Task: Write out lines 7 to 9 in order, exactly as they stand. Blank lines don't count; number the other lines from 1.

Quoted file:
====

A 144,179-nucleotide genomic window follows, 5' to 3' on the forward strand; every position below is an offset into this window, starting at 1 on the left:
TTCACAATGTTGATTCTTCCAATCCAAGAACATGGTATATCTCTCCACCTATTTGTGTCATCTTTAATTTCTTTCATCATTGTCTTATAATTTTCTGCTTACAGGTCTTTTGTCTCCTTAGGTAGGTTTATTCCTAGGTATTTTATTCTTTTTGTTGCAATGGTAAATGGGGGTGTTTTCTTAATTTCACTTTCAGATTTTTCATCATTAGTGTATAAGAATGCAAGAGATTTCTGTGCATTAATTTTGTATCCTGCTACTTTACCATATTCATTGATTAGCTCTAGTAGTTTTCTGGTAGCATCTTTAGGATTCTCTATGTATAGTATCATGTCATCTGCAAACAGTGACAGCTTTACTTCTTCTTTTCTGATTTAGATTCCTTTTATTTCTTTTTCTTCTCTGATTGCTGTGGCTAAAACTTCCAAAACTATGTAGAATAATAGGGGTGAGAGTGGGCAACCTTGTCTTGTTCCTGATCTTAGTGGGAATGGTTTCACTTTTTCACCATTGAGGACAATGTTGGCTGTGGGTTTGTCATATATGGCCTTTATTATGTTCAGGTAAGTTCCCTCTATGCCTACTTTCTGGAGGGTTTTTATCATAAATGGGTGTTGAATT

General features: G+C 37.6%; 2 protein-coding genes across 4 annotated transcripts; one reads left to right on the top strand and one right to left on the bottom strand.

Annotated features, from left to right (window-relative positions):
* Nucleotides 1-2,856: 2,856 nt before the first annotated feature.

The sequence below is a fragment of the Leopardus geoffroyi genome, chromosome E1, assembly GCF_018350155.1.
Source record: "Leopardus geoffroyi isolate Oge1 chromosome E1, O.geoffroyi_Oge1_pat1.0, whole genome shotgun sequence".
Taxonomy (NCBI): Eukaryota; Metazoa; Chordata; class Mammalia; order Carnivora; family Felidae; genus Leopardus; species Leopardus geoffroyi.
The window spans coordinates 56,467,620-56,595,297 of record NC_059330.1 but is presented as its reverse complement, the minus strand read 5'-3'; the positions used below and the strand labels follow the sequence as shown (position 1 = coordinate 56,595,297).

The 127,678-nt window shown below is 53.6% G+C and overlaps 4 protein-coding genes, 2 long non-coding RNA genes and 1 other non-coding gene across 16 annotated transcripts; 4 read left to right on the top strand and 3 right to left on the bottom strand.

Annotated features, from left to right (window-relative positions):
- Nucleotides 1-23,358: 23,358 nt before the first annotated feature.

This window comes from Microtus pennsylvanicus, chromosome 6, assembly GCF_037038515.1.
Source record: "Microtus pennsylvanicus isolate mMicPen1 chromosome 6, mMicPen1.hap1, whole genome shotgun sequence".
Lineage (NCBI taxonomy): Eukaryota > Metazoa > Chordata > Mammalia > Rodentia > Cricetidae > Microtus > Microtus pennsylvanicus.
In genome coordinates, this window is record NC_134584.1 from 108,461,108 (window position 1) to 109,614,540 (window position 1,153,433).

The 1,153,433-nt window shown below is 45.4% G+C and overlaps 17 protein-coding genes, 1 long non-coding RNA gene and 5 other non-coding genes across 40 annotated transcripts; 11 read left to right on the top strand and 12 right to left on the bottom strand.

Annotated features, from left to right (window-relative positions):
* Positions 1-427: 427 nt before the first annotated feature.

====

Source record: "Leopardus geoffroyi isolate Oge1 chromosome E1, O.geoffroyi_Oge1_pat1.0, whole genome shotgun sequence".
Taxonomy (NCBI): Eukaryota; Metazoa; Chordata; class Mammalia; order Carnivora; family Felidae; genus Leopardus; species Leopardus geoffroyi.
The window spans coordinates 56,467,620-56,595,297 of record NC_059330.1 but is presented as its reverse complement, the minus strand read 5'-3'; the positions used below and the strand labels follow the sequence as shown (position 1 = coordinate 56,595,297).